Doping and Illegal Substances: These agreements may contain provisions requiring the fighter to be tested for doping, including but not limited to steroids, human growth drugs or any form of prohibited performance enhancing substances or illegal substances. These anti-doping provisions typically track state athletic commission rules and/or other governing body rules and regulations. Penalties for positive drug tests may include financial penalties, disqualifications and/or title/belt forfeiture.

Medical Testing: In addition to drug testing, fighters may be required to submit other medical test results. These tests will typically include HIV tests, Hepatitis B and C tests, neurological tests (if required), CT scan and MRI tests (if required) and any other tests required by the State Athletic Commission and/or state governing bodies.

Grant of Rights and Licenses: Perhaps most importantly, exclusive fighter agreements may require the fighter to grant the promotion a perpetual right to utilize the fighter’s persona for use in connection with the event. The “fighter’s persona” may be broadly defined in the agreement as the fighter’s names (legal, formal, informal) the fighter’s likeness, autograph signature, and voice. Some agreements will carve out the fighter’s right to apply for and maintain a trademark for his name and/or nickname for merchandise and/or related services.

The contract provisions discussed above are a composite of provisions either personally reviewed by the author or described to the author by others with personal knowledge of exclusive fighter agreements that have been used in MMA by a number of promotions.

4 COMMENTS
  • Astrid says:

    Interesting info. I just have a few questions:
    1) Is there anything fighters should watch out for?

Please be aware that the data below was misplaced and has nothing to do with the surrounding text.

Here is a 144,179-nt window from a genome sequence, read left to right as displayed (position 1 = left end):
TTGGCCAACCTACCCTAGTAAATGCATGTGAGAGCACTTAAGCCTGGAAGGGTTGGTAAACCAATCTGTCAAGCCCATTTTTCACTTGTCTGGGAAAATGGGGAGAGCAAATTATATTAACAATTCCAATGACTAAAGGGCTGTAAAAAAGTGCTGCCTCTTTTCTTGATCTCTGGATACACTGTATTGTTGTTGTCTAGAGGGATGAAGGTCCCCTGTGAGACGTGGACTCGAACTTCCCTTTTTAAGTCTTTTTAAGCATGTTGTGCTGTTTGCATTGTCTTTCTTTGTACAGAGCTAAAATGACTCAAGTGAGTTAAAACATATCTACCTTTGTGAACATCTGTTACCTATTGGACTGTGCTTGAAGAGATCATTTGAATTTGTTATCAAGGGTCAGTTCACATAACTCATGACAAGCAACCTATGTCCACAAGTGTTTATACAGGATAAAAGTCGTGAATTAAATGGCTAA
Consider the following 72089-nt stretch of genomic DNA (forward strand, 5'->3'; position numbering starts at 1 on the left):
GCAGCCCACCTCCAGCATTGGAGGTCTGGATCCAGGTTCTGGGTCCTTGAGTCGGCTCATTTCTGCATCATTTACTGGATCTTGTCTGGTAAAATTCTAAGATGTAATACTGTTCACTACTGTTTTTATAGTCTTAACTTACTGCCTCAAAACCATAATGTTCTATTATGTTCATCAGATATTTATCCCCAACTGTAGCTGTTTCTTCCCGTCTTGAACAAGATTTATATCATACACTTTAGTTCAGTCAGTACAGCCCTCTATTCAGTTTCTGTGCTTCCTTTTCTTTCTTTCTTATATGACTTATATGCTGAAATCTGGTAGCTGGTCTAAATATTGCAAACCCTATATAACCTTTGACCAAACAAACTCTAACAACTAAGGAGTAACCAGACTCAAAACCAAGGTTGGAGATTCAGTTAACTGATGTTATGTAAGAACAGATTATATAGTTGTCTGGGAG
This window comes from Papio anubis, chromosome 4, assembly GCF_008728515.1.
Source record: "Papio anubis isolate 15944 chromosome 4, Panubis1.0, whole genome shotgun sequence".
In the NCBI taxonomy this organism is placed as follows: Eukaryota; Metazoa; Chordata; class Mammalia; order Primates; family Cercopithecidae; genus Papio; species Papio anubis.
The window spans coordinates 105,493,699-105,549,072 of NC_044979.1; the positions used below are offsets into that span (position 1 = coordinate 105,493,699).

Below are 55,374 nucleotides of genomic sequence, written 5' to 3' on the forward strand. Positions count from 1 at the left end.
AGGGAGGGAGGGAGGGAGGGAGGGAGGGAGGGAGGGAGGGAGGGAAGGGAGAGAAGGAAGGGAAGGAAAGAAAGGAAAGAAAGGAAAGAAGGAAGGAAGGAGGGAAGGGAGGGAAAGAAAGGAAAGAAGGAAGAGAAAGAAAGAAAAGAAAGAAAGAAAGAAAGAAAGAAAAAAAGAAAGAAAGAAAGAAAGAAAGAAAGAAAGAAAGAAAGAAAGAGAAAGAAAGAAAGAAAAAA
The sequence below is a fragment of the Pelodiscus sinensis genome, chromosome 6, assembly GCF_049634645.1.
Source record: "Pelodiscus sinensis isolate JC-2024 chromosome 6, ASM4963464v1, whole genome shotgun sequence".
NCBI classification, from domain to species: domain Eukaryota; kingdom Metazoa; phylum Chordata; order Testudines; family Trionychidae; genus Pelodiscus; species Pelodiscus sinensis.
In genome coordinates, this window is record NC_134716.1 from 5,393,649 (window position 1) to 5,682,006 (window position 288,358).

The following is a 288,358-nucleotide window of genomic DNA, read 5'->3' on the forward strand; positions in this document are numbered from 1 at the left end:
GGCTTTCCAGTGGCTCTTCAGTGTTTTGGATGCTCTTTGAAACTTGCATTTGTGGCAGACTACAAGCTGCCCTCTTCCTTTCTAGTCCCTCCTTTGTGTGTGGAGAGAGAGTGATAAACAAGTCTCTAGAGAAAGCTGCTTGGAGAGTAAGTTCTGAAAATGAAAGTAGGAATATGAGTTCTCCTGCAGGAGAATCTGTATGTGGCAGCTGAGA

2) Do they need to consult with a lawyer before signing an agreement to make sure they are not being taken advantage of?
    3) Also, is the fighter license purchased by the fighter himself or the promoter from the respective athletic commission?

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  • Filler says:

    Great article. Now, are there any cases dealing with the enforceability? Statutes?

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  • Stan says:

    I remember reading a great article around the time UFC and AKA had their showdown over perpetual licensing for video games that touched on some of this regarding whether the Muhammad Ali Act should be extended to cover MMA fighters.

    Right now it seems like at the highest levels, fighters are beholden to a company and are usually taken care of by that company. At lower levels, fighters are brought in on the day of their fights and the 3-4 hours of the show is the extent of their relation with the company. It seems difficult to find a middle ground which would cover the bum making $100 bucks in a regional show in Wisconsin and the superstar making half a million just for showing up.

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  • mu_shin says:

    Legal agreements can make or break a career, and it is beholden on the fighter to engage and consult with trusted legal counsel to discern the advantages and/or pitfalls of signing their life away.

    The music business is rife with stories about rising superstars who grabbed at the possibility of success and signed management contracts that came back to haunt them. Bruce Springsteen, Billy Joel, John Mellencamp, and John Fogerty are just the ones that immediately come mind, all of whom spent literally hundreds of thousands of dollars to extricate themselves from ill-advised badly flawed contracts that they signed before educating themselves in the legal business apects of their chosen profession.

    I would think any talented athlete with serious prospects in MMA would owe it to themselves to retain trusted counsel and navigate the legal maze from a position of educated strength.